Associate Dean, Undergraduate Programs and Assistant Professor, University of Alberta
Christy Raymond has demonstrated excellence in nursing and adult education through her diverse experiences, roles and accomplishments over the past 24 years. Having taught informatics to nurses in Denver, Colorado, as well as precepting graduate nurses in Alberta, teaching was always at the forefront of her practice.
“It is an absolute honour to teach,” says Christy. “Every single day you can inspire, support and watch the development of those who will champion the important work of nursing.”
As an educator and administrator, Christy was instrumental in creating the faculty of nursing at MacEwan University in 2016. A momentous undertaking, Christy demonstrated precision, leadership, resilience and collaborated with senior leadership to implement difficult change processes. Now at the University of Alberta, Christy leads undergraduate curriculum implementation, having a special interest in higher education policy and governance. The impact of teaching and leadership can be seen through her excellent student satisfaction ratings and inventive teaching approaches; all which have spanned continuing education, undergraduate and graduate health programs.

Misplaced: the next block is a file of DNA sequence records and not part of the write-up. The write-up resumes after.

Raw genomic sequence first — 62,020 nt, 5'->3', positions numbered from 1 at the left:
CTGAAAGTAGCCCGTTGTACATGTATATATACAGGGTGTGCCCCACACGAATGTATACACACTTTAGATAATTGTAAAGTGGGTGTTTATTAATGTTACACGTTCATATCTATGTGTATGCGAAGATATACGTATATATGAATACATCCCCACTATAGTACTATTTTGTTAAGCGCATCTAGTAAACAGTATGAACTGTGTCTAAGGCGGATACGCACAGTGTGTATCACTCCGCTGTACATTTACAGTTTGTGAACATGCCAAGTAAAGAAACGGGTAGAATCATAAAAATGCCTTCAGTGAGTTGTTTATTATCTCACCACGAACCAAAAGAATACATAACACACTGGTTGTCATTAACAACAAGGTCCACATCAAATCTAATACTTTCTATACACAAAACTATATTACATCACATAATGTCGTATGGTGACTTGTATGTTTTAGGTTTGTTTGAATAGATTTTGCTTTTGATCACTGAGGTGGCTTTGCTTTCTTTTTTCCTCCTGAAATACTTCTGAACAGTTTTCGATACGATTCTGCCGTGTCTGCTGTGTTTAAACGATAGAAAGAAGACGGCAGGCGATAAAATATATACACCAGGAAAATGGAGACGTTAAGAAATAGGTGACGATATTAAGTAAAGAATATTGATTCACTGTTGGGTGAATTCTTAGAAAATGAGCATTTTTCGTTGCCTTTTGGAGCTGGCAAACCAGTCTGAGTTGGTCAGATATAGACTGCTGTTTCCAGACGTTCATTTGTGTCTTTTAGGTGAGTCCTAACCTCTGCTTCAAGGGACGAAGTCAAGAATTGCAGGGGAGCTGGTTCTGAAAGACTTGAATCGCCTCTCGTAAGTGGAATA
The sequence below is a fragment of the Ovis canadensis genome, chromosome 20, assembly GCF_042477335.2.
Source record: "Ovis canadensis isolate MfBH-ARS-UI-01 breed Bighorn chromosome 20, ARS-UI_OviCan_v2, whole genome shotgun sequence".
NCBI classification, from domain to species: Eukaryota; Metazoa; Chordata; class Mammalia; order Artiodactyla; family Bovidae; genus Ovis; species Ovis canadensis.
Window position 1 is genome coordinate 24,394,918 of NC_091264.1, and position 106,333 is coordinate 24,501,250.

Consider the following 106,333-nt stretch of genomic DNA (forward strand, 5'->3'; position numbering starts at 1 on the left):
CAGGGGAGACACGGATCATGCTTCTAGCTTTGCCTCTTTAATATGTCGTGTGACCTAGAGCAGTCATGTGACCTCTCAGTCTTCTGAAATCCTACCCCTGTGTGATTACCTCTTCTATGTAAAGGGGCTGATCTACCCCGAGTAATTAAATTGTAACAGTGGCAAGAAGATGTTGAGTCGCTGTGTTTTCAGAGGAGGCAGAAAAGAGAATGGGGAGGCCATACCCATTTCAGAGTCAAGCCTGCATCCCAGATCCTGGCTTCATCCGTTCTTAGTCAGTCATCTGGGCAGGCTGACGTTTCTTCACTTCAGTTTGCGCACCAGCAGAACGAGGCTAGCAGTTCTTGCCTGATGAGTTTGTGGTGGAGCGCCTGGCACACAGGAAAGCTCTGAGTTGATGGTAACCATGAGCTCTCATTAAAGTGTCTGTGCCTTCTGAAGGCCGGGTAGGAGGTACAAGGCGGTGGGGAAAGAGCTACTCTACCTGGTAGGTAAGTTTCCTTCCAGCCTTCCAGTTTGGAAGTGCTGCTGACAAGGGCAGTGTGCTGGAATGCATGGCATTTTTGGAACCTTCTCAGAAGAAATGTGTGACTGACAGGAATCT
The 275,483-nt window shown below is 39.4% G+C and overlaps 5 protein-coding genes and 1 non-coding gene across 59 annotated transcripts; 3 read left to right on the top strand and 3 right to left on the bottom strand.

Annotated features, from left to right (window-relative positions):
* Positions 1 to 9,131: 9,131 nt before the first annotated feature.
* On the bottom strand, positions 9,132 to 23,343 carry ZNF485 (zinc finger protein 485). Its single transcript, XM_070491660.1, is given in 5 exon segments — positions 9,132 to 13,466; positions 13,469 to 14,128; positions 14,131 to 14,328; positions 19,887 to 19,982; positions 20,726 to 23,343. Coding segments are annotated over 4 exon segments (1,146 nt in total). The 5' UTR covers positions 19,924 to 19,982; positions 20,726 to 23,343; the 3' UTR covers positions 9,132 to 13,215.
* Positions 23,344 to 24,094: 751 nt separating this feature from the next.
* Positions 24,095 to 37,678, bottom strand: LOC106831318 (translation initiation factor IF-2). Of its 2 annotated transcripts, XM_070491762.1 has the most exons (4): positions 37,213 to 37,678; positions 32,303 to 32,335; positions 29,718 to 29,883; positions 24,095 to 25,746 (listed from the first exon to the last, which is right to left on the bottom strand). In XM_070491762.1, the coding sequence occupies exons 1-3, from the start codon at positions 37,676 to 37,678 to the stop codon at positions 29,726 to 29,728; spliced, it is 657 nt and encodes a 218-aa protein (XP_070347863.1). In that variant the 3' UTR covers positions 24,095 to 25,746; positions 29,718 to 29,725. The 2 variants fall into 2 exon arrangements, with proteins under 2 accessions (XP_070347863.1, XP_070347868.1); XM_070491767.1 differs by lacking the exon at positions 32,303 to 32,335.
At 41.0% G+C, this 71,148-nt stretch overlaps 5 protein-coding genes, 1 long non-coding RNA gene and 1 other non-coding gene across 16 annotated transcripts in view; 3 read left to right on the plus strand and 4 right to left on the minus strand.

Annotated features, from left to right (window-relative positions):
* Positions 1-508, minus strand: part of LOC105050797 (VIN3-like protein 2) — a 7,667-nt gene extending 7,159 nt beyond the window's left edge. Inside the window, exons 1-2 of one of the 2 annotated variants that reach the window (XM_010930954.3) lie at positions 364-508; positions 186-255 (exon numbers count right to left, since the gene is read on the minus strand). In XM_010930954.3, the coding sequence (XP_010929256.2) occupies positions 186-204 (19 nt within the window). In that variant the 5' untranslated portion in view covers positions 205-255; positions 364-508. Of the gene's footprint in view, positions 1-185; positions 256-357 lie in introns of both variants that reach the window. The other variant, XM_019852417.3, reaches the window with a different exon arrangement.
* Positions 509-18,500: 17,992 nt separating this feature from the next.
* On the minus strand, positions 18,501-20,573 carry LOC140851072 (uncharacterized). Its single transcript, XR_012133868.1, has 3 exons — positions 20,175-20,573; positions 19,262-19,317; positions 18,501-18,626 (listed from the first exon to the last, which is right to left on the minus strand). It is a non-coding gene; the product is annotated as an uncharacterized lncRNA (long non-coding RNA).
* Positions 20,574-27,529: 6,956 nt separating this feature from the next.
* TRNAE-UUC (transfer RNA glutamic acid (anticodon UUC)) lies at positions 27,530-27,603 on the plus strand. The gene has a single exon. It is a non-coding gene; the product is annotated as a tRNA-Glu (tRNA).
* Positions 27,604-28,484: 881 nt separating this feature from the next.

“I believe lifelong learning as an educator and nurse is critical to the success of our work and the advancement of our discipline,” says Christy. “By sharing and growing our knowledge in nursing, the health of our communities will continue to thrive.”
Christy’s expertise is evident in her many keynote speaking engagements on teaching and learning. She worked with well-known scholars across Canada to produce the only fully Canadian foundational funda-mentals textbook titled Fundamentals: Perspectives on the Art and Science of Canadian Nursing. It has been used as a key educational resource for nurses in Alberta Health Services and adopted by many nursing programs across Canada. Christy has not only achieved an expert skill set through education and research, but strives to develop, support and advocate for this essential capacity in others. She is a strong advocate for graduate students, creating a community of learning where students gather monthly outside of courses to learn from each other.
“Although the positive rewards I have received from my career in nursing education are numerous, undoubtedly the greatest gift is that connection I have made with students and my privileged position of watching them thrive and go on to do great things beyond anything I could have ever thought possible. It is the students, along with those who have mentored me, that are most deserving of any recognition.”